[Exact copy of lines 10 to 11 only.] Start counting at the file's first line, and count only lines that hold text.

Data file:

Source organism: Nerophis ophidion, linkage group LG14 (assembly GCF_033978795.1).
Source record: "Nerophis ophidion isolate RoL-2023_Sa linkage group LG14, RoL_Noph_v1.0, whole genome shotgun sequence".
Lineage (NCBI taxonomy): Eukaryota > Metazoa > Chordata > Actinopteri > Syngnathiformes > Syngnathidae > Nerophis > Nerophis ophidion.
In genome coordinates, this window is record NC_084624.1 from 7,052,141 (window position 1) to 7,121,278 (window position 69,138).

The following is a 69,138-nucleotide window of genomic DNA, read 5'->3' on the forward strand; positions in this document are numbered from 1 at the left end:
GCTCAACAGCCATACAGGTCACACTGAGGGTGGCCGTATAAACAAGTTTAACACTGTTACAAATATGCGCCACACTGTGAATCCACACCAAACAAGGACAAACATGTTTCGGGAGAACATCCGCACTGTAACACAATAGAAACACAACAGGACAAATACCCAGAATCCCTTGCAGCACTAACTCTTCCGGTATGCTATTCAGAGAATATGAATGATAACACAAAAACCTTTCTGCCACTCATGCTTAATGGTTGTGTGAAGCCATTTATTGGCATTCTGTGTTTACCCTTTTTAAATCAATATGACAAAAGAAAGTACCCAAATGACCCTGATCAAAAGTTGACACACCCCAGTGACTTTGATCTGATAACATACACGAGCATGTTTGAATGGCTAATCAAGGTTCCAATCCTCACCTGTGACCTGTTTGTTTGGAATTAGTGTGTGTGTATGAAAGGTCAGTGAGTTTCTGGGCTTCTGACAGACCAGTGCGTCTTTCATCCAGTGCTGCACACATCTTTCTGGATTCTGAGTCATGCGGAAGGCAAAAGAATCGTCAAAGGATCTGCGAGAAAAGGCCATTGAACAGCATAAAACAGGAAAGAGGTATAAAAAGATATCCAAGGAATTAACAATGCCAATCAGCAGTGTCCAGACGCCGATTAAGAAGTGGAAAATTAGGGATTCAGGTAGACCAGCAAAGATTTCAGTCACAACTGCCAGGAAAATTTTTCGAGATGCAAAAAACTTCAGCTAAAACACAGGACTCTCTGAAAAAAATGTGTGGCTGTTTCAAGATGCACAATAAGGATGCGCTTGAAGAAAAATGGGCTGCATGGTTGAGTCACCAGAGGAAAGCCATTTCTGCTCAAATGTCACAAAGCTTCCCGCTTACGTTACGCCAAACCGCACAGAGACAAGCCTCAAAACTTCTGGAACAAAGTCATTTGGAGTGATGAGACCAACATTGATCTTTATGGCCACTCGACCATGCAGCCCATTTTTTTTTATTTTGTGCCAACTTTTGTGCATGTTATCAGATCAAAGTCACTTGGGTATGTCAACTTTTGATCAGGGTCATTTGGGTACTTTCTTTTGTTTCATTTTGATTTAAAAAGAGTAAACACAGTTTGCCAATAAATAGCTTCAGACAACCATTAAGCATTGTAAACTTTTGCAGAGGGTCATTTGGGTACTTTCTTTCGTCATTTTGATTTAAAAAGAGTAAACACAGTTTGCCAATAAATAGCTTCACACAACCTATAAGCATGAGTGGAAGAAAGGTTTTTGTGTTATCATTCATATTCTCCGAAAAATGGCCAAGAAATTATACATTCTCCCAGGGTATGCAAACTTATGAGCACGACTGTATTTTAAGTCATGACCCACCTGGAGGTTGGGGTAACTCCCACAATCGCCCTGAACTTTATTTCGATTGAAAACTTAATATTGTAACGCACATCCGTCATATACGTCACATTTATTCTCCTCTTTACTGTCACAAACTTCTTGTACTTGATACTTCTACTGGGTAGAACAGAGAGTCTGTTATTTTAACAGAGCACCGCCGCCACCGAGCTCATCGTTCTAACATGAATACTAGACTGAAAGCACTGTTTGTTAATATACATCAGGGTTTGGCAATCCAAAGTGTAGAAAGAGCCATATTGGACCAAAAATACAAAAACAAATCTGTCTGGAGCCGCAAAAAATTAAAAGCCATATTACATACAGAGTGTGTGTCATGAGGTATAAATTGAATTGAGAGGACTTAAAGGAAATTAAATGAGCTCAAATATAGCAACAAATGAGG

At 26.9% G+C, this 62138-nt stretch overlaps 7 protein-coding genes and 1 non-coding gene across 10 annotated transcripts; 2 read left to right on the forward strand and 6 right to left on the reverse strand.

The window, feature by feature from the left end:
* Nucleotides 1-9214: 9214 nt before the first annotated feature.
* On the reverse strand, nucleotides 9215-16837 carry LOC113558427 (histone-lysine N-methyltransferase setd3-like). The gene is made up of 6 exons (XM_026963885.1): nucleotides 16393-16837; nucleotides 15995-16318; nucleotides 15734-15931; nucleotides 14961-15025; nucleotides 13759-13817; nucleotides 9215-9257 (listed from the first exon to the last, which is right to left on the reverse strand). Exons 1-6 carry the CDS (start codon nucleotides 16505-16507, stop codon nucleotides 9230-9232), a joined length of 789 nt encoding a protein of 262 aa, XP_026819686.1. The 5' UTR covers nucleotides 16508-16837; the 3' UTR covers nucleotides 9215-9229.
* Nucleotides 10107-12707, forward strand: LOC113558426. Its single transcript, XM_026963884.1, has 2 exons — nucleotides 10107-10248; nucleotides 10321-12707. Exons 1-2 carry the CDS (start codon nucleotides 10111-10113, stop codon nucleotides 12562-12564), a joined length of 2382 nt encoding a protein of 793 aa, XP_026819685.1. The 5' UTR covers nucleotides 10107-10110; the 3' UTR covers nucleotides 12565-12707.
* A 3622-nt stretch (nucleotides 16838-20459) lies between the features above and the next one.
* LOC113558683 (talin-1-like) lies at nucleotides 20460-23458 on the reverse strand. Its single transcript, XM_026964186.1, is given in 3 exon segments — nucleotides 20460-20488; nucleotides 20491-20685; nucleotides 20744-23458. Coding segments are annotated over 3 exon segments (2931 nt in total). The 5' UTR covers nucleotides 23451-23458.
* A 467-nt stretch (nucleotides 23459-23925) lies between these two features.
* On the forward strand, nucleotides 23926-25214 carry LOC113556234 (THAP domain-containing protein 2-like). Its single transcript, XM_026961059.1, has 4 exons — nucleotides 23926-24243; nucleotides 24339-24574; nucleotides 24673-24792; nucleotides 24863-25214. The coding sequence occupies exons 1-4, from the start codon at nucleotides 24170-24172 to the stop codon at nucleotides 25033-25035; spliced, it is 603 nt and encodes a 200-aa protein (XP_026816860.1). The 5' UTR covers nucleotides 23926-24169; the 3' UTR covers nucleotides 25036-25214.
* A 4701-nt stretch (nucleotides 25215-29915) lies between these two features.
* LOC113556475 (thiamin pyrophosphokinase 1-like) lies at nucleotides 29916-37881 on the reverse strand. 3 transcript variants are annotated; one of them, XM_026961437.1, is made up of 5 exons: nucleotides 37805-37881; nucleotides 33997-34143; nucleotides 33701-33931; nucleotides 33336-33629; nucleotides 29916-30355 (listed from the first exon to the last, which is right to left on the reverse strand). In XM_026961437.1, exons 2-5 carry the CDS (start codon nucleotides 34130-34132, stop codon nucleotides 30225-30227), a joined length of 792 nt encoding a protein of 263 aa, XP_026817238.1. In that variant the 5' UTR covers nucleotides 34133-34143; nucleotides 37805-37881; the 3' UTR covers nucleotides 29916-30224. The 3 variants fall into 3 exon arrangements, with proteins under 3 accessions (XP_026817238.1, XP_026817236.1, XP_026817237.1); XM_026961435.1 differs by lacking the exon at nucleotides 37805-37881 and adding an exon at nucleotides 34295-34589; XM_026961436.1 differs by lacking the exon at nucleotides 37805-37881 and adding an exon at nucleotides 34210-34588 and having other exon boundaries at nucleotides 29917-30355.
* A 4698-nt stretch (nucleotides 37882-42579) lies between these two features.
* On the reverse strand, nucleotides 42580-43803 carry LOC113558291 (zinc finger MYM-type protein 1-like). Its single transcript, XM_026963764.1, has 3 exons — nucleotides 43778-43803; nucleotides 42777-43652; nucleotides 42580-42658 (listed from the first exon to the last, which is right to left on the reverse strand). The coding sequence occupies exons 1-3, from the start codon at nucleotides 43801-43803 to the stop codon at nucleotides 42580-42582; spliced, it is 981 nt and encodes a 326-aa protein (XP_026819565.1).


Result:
* On the reverse strand, nucleotides 9215-16837 carry LOC113558427 (histone-lysine N-methyltransferase setd3-like). The gene is made up of 6 exons (XM_026963885.1): nucleotides 16393-16837; nucleotides 15995-16318; nucleotides 15734-15931; nucleotides 14961-15025; nucleotides 13759-13817; nucleotides 9215-9257 (listed from the first exon to the last, which is right to left on the reverse strand). Exons 1-6 carry the CDS (start codon nucleotides 16505-16507, stop codon nucleotides 9230-9232), a joined length of 789 nt encoding a protein of 262 aa, XP_026819686.1. The 5' UTR covers nucleotides 16508-16837; the 3' UTR covers nucleotides 9215-9229.
* Nucleotides 10107-12707, forward strand: LOC113558426. Its single transcript, XM_026963884.1, has 2 exons — nucleotides 10107-10248; nucleotides 10321-12707. Exons 1-2 carry the CDS (start codon nucleotides 10111-10113, stop codon nucleotides 12562-12564), a joined length of 2382 nt encoding a protein of 793 aa, XP_026819685.1. The 5' UTR covers nucleotides 10107-10110; the 3' UTR covers nucleotides 12565-12707.